Nelson Mandela died on December 5, 2013 due to the effects of a respiratory infection. The death of South Africa’s first black president and one of the main icons of the struggle against apartheid took place in his home after a long period of agony at the age of ninety-five, being picked up by most of the major media.

However, there are a lot of people who were surprised by this fact, claiming to remember the former South African president who died in prison and even claiming to recall scenes from his funeral. This is not an isolated case, but on other occasions a similar phenomenon has been reported in which some people remember things that in principle did not happen. While there are numerous cases prior to the death of the South African leader, this phenomenon has been referred to as the Mandela effect .

The Mandela effect

The Mandela effect was named after Fiona Broome, a researcher and passionate about the paranormal, who would be very surprised to hear of Nelson Mandela’s death. The reason for the surprise is that Broome vividly remembered his death and its consequences , as well as his funeral, many years before his actual death. And not only she, but other people said they remembered the same thing. Later on, the debate would move to the Internet, where many people would share similar experiences.

Thus, Mandela effect refers to those situations in which multiple people seem to recall, in a similar or even identical way, phenomena that have not occurred or do not coincide with the real historical data. For these people their memory is real and true, as is the fact that in the present they are receiving information that contradicts that memory and this appears to be true.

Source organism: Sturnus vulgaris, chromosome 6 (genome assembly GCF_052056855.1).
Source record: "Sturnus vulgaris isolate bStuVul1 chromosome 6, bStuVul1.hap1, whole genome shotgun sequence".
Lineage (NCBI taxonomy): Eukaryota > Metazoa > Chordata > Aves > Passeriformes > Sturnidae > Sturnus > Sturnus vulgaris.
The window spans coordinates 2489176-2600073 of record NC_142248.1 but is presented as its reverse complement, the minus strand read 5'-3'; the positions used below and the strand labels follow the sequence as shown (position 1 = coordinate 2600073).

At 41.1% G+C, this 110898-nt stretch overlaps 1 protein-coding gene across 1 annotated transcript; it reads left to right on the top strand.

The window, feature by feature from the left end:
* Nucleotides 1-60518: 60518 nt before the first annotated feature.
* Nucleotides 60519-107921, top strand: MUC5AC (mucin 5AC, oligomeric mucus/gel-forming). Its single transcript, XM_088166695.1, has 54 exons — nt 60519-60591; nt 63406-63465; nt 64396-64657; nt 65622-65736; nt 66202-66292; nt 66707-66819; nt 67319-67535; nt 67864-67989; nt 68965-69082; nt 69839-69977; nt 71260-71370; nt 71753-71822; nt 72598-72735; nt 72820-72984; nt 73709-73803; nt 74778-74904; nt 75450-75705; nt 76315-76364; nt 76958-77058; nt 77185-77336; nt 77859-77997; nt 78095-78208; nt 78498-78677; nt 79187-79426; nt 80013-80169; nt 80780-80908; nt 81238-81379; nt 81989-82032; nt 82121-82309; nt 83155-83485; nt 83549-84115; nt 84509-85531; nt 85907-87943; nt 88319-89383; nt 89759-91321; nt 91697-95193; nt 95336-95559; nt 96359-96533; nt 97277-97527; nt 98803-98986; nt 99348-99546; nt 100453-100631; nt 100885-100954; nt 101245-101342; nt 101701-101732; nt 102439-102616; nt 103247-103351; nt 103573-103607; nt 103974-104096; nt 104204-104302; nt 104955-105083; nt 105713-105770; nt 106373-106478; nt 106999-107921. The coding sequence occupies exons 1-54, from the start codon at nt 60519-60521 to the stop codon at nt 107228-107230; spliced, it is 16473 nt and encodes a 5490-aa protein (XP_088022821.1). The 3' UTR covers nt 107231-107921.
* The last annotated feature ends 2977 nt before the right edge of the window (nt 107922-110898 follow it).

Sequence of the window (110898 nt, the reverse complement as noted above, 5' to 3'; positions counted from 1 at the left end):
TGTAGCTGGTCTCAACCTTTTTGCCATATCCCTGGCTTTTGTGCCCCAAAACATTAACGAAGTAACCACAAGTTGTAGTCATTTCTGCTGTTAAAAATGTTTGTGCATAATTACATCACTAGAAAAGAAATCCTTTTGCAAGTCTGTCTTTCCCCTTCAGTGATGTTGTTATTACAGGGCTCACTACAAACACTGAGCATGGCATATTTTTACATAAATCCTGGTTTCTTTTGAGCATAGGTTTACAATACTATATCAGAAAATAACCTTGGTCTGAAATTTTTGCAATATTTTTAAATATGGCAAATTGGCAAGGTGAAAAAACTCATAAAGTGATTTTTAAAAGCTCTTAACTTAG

Other examples of this effect

Memories of Nelson Mandela’s death are not the only ones in which the Mandela effect has appeared. Other historical phenomena have had the same effect.

Another case in which the Mandela effect has appeared can be found during the Tiananmen Square massacre in China in July 1989. On July 5, a Chinese citizen stood in front of a line of tanks and managed to block their way. This scene, which would be photographed and recorded and later broadcast in numerous media, would also cause surprise for many of those who lived the events, who claim to remember how the young man did not manage to block the passage of the tanks but was run over by them, causing his death.

Mother Teresa of Calcutta was beatified, i.e. made a saint, during the year 2016. This fact surprised many people when they thought they remembered that this event took place in 1990, seven years before her death.

Something similar happened with Mohamed Ali, who continued to live long after a large number of people had taken him for granted.

In fact, even far from high-impact historical events or real historical figures, similar phenomena have occurred. Similar cases can be found in film, music or theatre. A very common example that can be found in most people can be seen in the Star Wars movie: The Empire Strikes Back. In one of the most famous and replicated scenes, Darth Vader tells Luke Skywalker that he is his father with the well-known phrase “Luke, I am your father” . However, in the original version of the tape we can see that the real dialogue is “No, I am your father”, having replaced one text with another in the collective imagination.

Attempts to explain the effect

The attempt to explain this phenomenon has provoked a wide debate , with several attempts to explain it from different theories and perspectives.

Some people have relied on the theory of multiple universes to try to explain the Mandela effect, proposing that the reason for it can be found in the overlapping timelines of different alternate realities. In this way, what happened in this reality would be joined with what is proper to another, appearing in people’s memory an event that in our reality would not have happened yet or that under certain circumstances could have happened.

Furthermore, some start from quantum theory to consider that this effect is due to the possible displacement of our consciousness through such alternate universes. When we are faced with the real fact of the current universe, confusion appears due to the dissociation between what is remembered and what is being reported, being for the subject both memories totally credible.